How will you react in a real life out-of-gas situation?

By Robi Miara

In real life, gas emergencies present themselves in a lot of different ways. Most of them will not be textbook events.

How will you react when out of gas? What will your buddy do? How will you signal it? Will you just grab a regulator? Panic?

From my humble experience, in 100% of the gas emergencies/incidents I’ve encountered, none of the divers involved signaled correctly. In some incidents, a diver was totally out of gas. Others involved not having sufficient gas for a safe ascent. Some were handled great and some didn’t.

Luckily, all ended well. Let me share some stories and my lessons learned:

The Navy SEAL

I was diving the Vandenberg, a 160 m/520 ft long wreck in the Florida Keys. The dive operator teamed me up with a navy guy as a buddy. Tough looking badass with a military-style haircut. I was sure I got a Navy SEAL for a buddy. We exchanged a few words about the dive and off we went.

During the decent, it took me some time to equalize. My buddy waited on the shoot line a bit deeper than me, holding the line and fighting the current. I solved the ear problem and we descended into the greenish, 5 m/15 ft visibility. As soon as we hit the upper deck of the wreck at 27 m/90 ft, ‘Steven Seagal’ showed me his SPG, accompanied with the signal. He appeared calm but, from where I was looking, 10 ft below him, his gauge showed nearly 0!!

At first, I thought, Bad SPG?? Why is he giving the Ok signal? After another second, the guy disappeared in the green. I looked around for a minute, then swam back to the shot line. I couldn’t stop thinking, Is he dead? Is he fine enjoying the wreck by himself with a bad SPG?? And what was that OK signal? Did he switch to gills?

After surfacing I got the good news. The guy was alive on the boat.

We then talked, and he said, “I guess I used to much gas waiting for you in that current, but I didn’t want to blow your dive, so I signaled I’m ok and went up.”

Lesson learned:

Haven’t dived with a buddy? Brief everything, including dive plan, signals and contingencies. Even if you are sure that your buddy is Casey Ryback. Keep in mind an out-of-gas buddy may not give the same signal you would. So don’t assume. If another diver gives you any signal involving a problem with breathing gas, immediately reach and offer the Octo/Long hose.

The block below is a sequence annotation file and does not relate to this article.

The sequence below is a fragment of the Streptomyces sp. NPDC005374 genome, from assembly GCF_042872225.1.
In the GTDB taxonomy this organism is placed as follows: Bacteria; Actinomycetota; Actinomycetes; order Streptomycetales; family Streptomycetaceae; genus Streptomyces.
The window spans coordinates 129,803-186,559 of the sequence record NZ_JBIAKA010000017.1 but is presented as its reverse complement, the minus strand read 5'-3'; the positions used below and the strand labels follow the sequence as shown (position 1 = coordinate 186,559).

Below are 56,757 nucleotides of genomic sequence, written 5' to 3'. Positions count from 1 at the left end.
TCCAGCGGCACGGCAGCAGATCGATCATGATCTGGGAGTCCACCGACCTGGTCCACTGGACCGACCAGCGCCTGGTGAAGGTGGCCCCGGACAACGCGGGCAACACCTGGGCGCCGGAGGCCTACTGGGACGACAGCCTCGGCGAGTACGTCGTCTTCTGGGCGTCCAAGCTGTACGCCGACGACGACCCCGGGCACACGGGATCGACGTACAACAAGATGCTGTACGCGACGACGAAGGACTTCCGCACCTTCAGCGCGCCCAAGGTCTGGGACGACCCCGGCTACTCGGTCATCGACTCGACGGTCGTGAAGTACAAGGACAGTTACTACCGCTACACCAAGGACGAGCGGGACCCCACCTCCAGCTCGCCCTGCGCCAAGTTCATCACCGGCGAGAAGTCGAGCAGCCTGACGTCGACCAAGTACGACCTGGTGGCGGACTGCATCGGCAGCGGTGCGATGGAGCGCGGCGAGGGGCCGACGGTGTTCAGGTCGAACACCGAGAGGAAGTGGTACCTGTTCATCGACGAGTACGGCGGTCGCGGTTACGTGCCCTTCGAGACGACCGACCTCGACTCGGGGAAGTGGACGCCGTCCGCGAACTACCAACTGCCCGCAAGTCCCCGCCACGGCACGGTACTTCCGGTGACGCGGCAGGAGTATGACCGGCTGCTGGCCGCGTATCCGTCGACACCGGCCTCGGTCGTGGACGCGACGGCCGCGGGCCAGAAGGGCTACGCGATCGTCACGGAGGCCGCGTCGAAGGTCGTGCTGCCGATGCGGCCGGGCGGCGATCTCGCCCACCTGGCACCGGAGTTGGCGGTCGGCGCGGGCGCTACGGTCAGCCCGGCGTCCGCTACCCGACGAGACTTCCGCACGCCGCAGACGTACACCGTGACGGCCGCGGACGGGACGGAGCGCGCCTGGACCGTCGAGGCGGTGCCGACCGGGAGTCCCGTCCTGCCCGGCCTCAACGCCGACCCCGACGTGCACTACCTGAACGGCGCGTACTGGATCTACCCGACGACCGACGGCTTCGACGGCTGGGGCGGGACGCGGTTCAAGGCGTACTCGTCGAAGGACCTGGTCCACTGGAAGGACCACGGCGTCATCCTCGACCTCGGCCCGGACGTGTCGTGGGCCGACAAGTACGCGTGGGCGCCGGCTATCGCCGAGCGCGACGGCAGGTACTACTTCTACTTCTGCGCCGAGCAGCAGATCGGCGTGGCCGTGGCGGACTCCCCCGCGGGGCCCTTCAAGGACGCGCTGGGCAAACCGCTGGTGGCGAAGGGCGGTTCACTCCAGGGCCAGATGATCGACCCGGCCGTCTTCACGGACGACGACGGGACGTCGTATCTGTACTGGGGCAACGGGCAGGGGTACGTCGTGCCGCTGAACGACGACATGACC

US flag on the Vandenberg that day, waiving in the current. Great barracuda at the background

Free Flow at Little River

For the first dive on that cave diving trip, my buddies and I met at ‘The Dive Outpost’ to plan a dive at Little River cave. Part of the plan was to use the Rule of Sixths as one of the guys was only certified to the Intro to Cave level. I was very happy with that since it was my first Little River dive. We also decided to place the least experienced diver in the middle as diver #2, and the one with the strongest light, at the back as #3 (me). We did a detailed pre-dive sequence (Briefing, S-drill, V-drill, bubble check, etc.) to get everyone into ‘cave dive mode’.

Ten minutes into the dive, I saw diver #2 light bouncing on the cave wall. I looked at him; he was manipulating his right tank valve and there were bubbles everywhere.

At that moment diver #1 was just about to take a 90-degree right turn. I realized I had one second to signal him before he disappeared. I gave the team leader the Emergency light signal while getting ready to donate my long hose to #2.

After few more seconds diver #2 got his free flow under control, the team leader joined us and we called the dive. A couple of minutes later we were out of the cave.

Lessons learned:

Pre-dive decisions proved themselves. This included putting the least experienced diver in the middle and the one with the strongest light in the back.

Diver #2 never signaled for Emergency. His light bounced on the wall due to the valve manipulation. Diver #1 had a good awareness of diver’s #3 signals. However, had this been a two-person team, this is a good chance #1 would have disappeared behind that turn.

In most cases it is better to get assistance from the diver behind you. He or she is the one most likely to see you and to be ready. Catching up to a diver in front can take more time — especially In high flow caves or strong currents.

Taking a nap on the ‘Deco tree’ at Little River.

The Photographer

In the Red Sea on a wreck at 30m/100ft, during a shore dive I joined a group of three divers as I wanted to work on my leash/bottle rotation technique. I knew one of the three guys. He was with his son and another friend. The friend was a photographer with a huge camera.

They had a single Al80 tank each. I had backmounted doubles and three additional cylinders. On the wreck, I practiced bottle drops while the other divers were enjoying the wreck.